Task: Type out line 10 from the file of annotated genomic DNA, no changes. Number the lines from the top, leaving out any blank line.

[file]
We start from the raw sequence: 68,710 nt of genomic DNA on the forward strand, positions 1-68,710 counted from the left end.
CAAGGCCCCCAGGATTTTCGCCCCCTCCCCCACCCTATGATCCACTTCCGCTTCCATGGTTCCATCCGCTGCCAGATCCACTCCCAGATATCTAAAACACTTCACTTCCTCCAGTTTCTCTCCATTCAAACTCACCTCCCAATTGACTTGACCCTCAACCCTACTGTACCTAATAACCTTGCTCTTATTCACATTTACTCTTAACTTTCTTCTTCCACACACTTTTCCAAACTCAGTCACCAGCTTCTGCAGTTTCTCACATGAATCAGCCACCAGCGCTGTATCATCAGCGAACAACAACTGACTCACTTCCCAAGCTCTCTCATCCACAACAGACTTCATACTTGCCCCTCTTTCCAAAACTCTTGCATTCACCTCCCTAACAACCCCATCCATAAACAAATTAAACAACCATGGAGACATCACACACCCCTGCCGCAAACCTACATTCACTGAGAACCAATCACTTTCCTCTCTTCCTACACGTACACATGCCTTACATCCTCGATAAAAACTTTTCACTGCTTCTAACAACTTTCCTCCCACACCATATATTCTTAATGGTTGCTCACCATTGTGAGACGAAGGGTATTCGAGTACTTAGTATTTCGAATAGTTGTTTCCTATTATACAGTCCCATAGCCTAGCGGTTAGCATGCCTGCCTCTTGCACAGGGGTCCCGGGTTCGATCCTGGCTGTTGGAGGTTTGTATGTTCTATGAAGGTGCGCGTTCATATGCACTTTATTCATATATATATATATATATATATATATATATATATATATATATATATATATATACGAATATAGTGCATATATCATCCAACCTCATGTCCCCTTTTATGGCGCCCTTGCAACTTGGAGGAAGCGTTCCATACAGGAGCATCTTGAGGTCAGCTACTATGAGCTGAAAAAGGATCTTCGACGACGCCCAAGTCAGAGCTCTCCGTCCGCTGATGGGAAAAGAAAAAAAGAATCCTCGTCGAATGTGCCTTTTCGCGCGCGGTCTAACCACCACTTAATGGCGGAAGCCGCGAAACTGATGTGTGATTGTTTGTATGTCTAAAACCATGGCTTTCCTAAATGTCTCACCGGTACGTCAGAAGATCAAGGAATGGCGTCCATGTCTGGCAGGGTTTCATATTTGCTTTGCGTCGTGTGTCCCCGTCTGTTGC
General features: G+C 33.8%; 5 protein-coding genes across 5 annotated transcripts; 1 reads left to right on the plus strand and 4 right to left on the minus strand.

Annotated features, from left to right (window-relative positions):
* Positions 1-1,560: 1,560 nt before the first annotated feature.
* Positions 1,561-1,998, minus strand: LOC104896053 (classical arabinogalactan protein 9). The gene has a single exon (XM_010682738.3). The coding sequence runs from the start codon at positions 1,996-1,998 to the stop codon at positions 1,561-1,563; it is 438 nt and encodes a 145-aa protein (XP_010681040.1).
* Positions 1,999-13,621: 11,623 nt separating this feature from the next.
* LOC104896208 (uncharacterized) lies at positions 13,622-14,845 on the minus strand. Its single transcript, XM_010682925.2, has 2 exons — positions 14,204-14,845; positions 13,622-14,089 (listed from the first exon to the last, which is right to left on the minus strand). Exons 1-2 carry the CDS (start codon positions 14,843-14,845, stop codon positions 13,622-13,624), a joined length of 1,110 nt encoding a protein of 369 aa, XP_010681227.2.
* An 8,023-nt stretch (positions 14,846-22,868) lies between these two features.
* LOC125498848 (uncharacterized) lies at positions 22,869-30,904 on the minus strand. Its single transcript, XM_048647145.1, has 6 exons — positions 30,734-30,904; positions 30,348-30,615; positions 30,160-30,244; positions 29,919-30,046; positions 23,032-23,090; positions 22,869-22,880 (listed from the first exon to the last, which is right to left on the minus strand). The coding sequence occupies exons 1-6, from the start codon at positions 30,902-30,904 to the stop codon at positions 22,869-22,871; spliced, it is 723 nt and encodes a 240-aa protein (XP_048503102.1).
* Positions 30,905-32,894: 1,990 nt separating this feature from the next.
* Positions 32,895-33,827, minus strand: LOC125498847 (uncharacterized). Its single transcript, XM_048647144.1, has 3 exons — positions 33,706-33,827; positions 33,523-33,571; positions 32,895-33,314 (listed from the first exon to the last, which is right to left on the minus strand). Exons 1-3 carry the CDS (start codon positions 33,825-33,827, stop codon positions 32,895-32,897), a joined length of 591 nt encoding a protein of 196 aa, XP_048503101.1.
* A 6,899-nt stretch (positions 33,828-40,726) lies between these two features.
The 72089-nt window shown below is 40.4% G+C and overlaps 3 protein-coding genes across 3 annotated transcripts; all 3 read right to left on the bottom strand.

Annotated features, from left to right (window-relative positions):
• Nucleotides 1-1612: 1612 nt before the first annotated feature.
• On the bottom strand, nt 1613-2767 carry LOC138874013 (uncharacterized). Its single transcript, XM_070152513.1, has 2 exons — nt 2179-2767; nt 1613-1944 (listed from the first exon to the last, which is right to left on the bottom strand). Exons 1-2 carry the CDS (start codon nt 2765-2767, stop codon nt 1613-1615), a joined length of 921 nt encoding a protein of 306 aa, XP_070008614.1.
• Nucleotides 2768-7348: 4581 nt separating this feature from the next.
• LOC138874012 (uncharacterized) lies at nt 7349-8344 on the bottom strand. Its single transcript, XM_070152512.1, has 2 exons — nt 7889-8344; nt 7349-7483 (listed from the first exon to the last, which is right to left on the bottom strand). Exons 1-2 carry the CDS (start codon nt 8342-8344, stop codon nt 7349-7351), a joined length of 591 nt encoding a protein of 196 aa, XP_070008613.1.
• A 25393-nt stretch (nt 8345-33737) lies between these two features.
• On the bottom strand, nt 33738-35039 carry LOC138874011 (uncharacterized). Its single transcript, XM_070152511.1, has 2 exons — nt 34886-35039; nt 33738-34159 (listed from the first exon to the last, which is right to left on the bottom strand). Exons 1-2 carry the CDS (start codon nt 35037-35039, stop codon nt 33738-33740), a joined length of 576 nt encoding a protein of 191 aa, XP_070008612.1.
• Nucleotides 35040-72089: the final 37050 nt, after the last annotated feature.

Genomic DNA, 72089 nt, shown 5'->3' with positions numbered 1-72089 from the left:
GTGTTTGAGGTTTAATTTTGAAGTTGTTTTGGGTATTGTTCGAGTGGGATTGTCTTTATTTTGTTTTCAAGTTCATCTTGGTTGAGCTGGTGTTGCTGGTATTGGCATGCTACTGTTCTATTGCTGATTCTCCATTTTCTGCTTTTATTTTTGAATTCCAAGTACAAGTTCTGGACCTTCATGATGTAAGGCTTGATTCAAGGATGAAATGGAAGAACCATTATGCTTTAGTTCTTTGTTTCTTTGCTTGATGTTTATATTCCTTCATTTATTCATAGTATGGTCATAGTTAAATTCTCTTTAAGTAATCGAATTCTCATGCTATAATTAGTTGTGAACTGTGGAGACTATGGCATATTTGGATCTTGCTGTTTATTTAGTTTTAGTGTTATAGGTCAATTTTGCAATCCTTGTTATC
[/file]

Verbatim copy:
* LOC125498848 (uncharacterized) lies at positions 22,869-30,904 on the minus strand. Its single transcript, XM_048647145.1, has 6 exons — positions 30,734-30,904; positions 30,348-30,615; positions 30,160-30,244; positions 29,919-30,046; positions 23,032-23,090; positions 22,869-22,880 (listed from the first exon to the last, which is right to left on the minus strand). The coding sequence occupies exons 1-6, from the start codon at positions 30,902-30,904 to the stop codon at positions 22,869-22,871; spliced, it is 723 nt and encodes a 240-aa protein (XP_048503102.1).